A disturbingly honest memoir.



An ex-con tells the story of life inside the California state prison system.

In 2005, Perez (full name Darnell Riley Perez) was “a year removed from my last criminal act”: breaking into Girls Gone Wild founder Joe Francis’ Bel Air home, videotaping Francis in compromising positions, and using the resulting footage to extort money. Then, without warning, two armed U.S. Marshalls captured Perez at his home. In this gritty memoir, the author details the decade he spent behind bars. His first experiences at the LA County jail lockup showed him just how difficult incarceration could be. The cramped cells had no windows and no clocks, and the prison moved inmates around often, creating a sense of instability. Corrections officers carried out everything from full body searches to meal service “with the same level of hate for the process as the inmates.” A majority of convicts were involved in notorious gangs like the Crips, Bloods, and the Asian Boyz, divided along racial lines. Perez identified himself as a more-or-less neutral “Other” and managed to stay out of most intergang confrontations. But loneliness and separation from family and friends took its toll. With an almost frightening sangfroid, he writes about collecting a secret stash of sleeping pills to use in case his trial “was a failure.” In early 2006, Perez was formally charged and sentenced to 10 years and moved to the Corcoran State Prison, which housed convicted murderer Charles Manson. A female corrections officer briefly made a sexually frustrated Perez one of her “personal sex performers” and watched him masturbate when he was alone in his cell. Later, he became a “soldier” in a private war between convicts and assaulted an inmate who had not paid a debt to another. Grim, unrelenting, and at times difficult to read, the book takes readers on a journey to the dark side of both prison life and human nature.

A disturbingly honest memoir.

Pub Date: Aug. 14, 2018

ISBN: 978-1-947856-26-4

Page Count: 256

Publisher: Rare Bird Books

Review Posted Online: June 12, 2018

Kirkus Reviews Issue: July 1, 2018

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If the authors are serious, this is a silly, distasteful book. If they are not, it’s a brilliant satire.


The authors have created a sort of anti-Book of Virtues in this encyclopedic compendium of the ways and means of power.

Everyone wants power and everyone is in a constant duplicitous game to gain more power at the expense of others, according to Greene, a screenwriter and former editor at Esquire (Elffers, a book packager, designed the volume, with its attractive marginalia). We live today as courtiers once did in royal courts: we must appear civil while attempting to crush all those around us. This power game can be played well or poorly, and in these 48 laws culled from the history and wisdom of the world’s greatest power players are the rules that must be followed to win. These laws boil down to being as ruthless, selfish, manipulative, and deceitful as possible. Each law, however, gets its own chapter: “Conceal Your Intentions,” “Always Say Less Than Necessary,” “Pose as a Friend, Work as a Spy,” and so on. Each chapter is conveniently broken down into sections on what happened to those who transgressed or observed the particular law, the key elements in this law, and ways to defensively reverse this law when it’s used against you. Quotations in the margins amplify the lesson being taught. While compelling in the way an auto accident might be, the book is simply nonsense. Rules often contradict each other. We are told, for instance, to “be conspicuous at all cost,” then told to “behave like others.” More seriously, Greene never really defines “power,” and he merely asserts, rather than offers evidence for, the Hobbesian world of all against all in which he insists we live. The world may be like this at times, but often it isn’t. To ask why this is so would be a far more useful project.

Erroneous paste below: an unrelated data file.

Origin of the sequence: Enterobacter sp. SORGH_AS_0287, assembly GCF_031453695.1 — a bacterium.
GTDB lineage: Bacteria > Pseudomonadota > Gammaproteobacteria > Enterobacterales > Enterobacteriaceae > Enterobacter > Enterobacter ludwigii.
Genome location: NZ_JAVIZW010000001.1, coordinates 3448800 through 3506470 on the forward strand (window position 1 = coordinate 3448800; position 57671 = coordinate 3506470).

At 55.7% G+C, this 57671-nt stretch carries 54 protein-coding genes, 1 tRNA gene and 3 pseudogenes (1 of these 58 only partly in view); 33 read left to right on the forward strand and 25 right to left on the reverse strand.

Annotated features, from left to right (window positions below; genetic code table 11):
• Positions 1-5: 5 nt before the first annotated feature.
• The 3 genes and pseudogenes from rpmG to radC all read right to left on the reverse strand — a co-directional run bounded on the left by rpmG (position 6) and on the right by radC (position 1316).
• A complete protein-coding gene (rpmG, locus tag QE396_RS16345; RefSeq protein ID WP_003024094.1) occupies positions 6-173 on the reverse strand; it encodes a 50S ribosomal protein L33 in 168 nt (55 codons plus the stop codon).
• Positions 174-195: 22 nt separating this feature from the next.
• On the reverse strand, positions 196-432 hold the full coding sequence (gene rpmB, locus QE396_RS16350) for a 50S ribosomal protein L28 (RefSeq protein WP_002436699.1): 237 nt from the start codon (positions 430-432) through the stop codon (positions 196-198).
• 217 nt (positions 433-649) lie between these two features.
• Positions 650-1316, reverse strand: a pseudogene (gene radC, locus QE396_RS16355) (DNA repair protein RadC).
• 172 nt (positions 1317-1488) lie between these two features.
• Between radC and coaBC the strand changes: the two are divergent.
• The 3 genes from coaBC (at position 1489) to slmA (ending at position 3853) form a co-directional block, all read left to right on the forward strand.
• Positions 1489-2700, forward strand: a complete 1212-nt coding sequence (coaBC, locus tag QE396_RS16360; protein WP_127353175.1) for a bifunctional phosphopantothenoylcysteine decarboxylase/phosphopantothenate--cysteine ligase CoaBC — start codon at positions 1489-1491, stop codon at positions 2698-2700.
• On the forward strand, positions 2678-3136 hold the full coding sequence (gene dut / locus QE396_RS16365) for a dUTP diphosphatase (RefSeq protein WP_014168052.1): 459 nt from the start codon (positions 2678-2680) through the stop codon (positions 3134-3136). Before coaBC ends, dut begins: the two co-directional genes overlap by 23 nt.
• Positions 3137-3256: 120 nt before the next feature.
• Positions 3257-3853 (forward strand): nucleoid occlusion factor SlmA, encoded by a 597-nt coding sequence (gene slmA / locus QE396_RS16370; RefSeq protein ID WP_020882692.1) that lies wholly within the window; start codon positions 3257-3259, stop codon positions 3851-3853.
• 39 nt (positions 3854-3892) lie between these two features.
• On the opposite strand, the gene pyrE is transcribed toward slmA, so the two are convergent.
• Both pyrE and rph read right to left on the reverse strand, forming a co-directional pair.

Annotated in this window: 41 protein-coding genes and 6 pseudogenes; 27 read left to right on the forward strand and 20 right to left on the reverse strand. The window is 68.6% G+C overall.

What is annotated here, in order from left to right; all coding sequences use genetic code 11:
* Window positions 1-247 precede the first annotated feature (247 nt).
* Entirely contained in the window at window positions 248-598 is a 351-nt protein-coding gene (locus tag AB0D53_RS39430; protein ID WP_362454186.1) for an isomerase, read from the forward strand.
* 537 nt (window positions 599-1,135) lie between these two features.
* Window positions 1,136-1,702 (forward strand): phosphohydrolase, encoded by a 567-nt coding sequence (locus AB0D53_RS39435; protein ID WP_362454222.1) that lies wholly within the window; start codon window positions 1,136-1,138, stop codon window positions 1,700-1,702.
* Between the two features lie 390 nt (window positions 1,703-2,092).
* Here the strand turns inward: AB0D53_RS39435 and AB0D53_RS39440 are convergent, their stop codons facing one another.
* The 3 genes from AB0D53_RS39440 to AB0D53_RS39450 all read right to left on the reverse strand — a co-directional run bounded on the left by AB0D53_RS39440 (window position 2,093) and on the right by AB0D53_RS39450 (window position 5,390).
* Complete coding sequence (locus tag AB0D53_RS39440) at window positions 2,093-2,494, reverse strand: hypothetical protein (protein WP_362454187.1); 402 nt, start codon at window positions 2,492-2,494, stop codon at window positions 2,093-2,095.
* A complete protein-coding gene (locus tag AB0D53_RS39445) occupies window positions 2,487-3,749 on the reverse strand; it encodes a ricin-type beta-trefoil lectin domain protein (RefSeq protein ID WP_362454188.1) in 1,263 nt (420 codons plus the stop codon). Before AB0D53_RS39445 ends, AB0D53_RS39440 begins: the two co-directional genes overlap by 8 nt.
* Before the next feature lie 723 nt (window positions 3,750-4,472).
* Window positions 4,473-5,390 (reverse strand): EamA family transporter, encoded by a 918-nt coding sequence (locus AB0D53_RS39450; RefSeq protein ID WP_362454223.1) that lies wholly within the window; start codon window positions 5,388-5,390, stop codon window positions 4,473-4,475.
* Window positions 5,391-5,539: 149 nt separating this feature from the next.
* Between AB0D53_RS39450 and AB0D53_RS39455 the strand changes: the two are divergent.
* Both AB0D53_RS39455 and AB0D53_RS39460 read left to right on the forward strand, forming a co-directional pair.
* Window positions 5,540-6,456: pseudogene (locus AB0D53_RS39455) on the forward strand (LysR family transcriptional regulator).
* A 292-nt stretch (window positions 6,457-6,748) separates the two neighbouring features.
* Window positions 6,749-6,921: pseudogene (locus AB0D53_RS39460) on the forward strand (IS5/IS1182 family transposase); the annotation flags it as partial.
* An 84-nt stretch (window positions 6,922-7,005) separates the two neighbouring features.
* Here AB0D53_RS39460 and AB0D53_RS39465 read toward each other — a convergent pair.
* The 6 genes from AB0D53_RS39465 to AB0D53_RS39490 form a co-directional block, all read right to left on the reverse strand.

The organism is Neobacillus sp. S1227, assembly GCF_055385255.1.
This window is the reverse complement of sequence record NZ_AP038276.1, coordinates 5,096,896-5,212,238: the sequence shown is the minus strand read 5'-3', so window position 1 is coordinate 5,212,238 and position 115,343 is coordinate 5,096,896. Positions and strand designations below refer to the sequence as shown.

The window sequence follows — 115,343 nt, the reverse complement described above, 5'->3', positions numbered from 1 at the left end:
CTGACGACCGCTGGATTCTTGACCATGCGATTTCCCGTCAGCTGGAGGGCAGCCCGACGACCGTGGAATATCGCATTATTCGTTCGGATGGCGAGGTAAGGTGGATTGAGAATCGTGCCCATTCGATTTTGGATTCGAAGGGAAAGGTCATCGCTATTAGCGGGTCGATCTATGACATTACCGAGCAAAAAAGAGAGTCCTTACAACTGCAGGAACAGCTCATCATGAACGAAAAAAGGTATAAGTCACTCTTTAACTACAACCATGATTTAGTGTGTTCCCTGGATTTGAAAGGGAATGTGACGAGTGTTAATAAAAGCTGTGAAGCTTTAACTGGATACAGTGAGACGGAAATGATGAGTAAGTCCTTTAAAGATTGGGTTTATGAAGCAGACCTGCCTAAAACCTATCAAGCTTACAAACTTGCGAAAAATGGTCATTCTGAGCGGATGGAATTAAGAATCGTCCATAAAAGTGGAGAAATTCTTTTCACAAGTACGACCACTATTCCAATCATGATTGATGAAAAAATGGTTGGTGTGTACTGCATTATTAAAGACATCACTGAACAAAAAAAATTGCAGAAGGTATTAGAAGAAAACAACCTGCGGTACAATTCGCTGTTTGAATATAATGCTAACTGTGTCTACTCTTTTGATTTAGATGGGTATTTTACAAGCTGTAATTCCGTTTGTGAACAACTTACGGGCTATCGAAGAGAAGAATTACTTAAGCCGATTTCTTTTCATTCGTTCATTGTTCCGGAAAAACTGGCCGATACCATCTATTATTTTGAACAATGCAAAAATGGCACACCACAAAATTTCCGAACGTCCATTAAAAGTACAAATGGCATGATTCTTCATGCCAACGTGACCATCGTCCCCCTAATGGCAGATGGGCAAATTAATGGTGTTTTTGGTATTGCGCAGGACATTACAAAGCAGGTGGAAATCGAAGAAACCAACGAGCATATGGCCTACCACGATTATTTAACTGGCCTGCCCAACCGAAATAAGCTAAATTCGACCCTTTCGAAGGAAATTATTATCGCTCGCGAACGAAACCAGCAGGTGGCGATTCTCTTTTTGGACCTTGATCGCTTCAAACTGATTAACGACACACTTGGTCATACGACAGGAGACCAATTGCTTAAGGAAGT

If the authors are serious, this is a silly, distasteful book. If they are not, it’s a brilliant satire.

Pub Date: Sept. 1, 1998

ISBN: 0-670-88146-5

Page Count: 430

Publisher: Viking

Review Posted Online: May 20, 2010

Kirkus Reviews Issue: July 15, 1998

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The author's youthfulness helps to assure the inevitable comparison with the Anne Frank diary although over and above the...


Elie Wiesel spent his early years in a small Transylvanian town as one of four children. 

He was the only one of the family to survive what Francois Maurois, in his introduction, calls the "human holocaust" of the persecution of the Jews, which began with the restrictions, the singularization of the yellow star, the enclosure within the ghetto, and went on to the mass deportations to the ovens of Auschwitz and Buchenwald. There are unforgettable and horrifying scenes here in this spare and sombre memoir of this experience of the hanging of a child, of his first farewell with his father who leaves him an inheritance of a knife and a spoon, and of his last goodbye at Buchenwald his father's corpse is already cold let alone the long months of survival under unconscionable conditions. 

The author's youthfulness helps to assure the inevitable comparison with the Anne Frank diary although over and above the sphere of suffering shared, and in this case extended to the death march itself, there is no spiritual or emotional legacy here to offset any reader reluctance.

Pub Date: Jan. 16, 2006

ISBN: 0374500010

Page Count: 120

Publisher: Hill & Wang

Review Posted Online: Oct. 7, 2011

Kirkus Reviews Issue: Jan. 15, 2006

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